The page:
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All come at a standard price of 1,050yen (RM33) and I don't think it is expensive at all when you consider the standard of living in Japan. I had a short chat with one of the guy at the cashier when I was leaving and he was born in Sri Lanka, but he migrated ever since and spent most of his childhood time in the southern city of Madras. Madras is now known as Chennai. It was a short but nice chat with him, who spoke relatively fluent English. This Indian buffet marked the beginning of my buffet feast, as I had various kinds of buffet daily for the remaining of my trip.
There goes my diet-regime =.=
~ to be continued ~


Innocent^^Guy said...

memang horny rat...have to use horny terms to desribe something..can't you use more appropriate examples...

mg said...

aiyo beat me to comment first.. yea the sperm wan got me lmao.. indian buffet looks nice.. *drools*

calvin said...

@ shi han:
i was just making an anology on that. nothing to do with me being horny. i'm quite sure my anology gave a clearer image to everyone ;)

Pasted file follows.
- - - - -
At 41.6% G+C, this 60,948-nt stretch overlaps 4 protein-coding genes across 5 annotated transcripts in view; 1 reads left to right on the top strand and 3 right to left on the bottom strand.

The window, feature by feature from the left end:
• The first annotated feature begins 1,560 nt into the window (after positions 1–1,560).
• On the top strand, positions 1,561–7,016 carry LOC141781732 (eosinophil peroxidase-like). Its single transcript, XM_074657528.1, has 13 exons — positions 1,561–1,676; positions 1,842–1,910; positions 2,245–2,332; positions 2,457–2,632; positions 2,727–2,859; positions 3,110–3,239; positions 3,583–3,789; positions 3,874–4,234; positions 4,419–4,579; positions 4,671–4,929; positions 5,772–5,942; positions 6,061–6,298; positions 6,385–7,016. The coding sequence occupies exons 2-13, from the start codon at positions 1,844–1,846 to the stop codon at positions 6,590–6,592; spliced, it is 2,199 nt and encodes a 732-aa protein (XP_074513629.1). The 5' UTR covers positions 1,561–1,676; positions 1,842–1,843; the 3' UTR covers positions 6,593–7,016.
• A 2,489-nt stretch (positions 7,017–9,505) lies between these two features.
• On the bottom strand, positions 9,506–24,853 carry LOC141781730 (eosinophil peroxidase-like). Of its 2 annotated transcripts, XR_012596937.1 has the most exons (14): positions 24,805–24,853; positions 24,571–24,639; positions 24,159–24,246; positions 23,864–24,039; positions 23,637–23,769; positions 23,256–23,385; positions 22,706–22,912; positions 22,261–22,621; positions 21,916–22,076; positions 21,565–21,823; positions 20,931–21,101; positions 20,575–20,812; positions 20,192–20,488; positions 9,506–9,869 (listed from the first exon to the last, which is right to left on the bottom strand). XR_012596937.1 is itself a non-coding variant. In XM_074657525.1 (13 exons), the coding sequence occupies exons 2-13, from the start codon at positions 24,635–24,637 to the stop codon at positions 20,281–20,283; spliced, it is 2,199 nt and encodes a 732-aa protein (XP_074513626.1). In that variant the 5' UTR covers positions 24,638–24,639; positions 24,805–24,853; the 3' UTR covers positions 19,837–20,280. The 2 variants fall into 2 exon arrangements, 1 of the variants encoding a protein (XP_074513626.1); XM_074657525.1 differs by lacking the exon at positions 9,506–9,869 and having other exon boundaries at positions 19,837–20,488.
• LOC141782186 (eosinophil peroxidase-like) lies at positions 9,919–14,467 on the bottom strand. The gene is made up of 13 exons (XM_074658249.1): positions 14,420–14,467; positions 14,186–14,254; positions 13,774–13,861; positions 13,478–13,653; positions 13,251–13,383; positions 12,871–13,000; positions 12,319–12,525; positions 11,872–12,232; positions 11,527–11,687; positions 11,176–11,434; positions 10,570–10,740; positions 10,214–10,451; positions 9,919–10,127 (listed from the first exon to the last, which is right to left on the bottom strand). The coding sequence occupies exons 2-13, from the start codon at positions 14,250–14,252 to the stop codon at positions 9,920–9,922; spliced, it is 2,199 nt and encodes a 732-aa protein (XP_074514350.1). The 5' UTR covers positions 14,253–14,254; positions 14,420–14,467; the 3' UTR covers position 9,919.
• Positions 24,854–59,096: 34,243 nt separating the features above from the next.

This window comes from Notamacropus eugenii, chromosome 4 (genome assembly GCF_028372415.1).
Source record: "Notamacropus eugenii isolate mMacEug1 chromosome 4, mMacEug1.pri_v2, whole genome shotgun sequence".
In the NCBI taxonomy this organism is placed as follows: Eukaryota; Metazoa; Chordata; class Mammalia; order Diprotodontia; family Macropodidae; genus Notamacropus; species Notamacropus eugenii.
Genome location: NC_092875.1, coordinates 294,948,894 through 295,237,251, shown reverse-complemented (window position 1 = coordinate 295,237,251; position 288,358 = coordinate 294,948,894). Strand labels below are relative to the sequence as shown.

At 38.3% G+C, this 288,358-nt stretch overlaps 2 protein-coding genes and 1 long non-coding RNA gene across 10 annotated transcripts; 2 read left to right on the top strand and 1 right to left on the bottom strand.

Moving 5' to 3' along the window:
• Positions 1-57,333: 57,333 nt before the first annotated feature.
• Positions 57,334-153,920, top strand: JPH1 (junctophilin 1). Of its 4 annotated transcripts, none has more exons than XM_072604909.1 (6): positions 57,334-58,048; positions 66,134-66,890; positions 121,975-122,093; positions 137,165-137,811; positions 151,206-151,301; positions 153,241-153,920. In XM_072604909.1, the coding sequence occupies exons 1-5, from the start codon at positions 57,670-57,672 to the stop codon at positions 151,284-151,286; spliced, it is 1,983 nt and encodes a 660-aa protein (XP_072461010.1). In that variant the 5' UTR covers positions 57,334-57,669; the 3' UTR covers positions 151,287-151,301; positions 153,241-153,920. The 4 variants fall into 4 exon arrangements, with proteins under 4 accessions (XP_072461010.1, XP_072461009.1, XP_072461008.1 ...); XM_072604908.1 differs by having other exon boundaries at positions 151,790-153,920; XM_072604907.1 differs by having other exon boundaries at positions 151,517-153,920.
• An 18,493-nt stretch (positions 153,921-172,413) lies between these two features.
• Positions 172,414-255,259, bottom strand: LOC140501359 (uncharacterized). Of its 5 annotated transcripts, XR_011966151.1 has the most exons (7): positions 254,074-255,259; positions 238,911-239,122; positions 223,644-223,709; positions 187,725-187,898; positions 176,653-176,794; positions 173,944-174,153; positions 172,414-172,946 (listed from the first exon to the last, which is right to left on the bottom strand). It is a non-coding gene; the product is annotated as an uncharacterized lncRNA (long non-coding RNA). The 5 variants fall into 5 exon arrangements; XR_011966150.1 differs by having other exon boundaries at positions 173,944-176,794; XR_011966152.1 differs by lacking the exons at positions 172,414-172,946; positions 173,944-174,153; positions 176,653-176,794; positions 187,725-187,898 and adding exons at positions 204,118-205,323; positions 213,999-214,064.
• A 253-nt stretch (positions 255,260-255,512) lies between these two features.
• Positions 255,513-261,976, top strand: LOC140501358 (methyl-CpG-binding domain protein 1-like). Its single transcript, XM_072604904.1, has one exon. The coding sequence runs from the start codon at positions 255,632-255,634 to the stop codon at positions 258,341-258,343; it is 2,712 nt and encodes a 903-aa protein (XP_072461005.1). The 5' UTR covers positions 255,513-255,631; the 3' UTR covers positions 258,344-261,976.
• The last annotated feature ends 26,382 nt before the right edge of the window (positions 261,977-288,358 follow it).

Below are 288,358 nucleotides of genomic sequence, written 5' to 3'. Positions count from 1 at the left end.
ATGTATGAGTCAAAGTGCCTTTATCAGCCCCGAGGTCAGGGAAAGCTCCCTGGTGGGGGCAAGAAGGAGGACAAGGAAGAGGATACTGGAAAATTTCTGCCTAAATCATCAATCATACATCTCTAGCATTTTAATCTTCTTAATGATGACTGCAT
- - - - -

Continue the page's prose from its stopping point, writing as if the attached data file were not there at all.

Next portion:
calvin said...

@ michelleg:
never mind. there are still many travelogues to come for you to comment first.

see, i just said the anology was effective ^^

the indian buffet was not the best i have ever had, but nevertheless it was worth every yen i paid for it =D

février said...

beverly!!! i see my name !!! :p

hachiko so cute. T_T *files name away for later use for future pet*

I long time never see crows. london only got pigeons. -.-

février said...

forgot to mention also - shibuya !! i've been there before !! i think. looks familiar o.O

sperm -.-"

calvin said...

@ beve:
i thought pigeons are much cuter than crows, no?
and smarter too =)

in the first place, have you been to japan before?
maybe you saw them on the tv o.O

sperm. nice anology, ain't it?

mg said...

here also got alot of pigeons..

calvin said...

@ michelleg:
i think pigeons are generally more attracted to the westerners ;)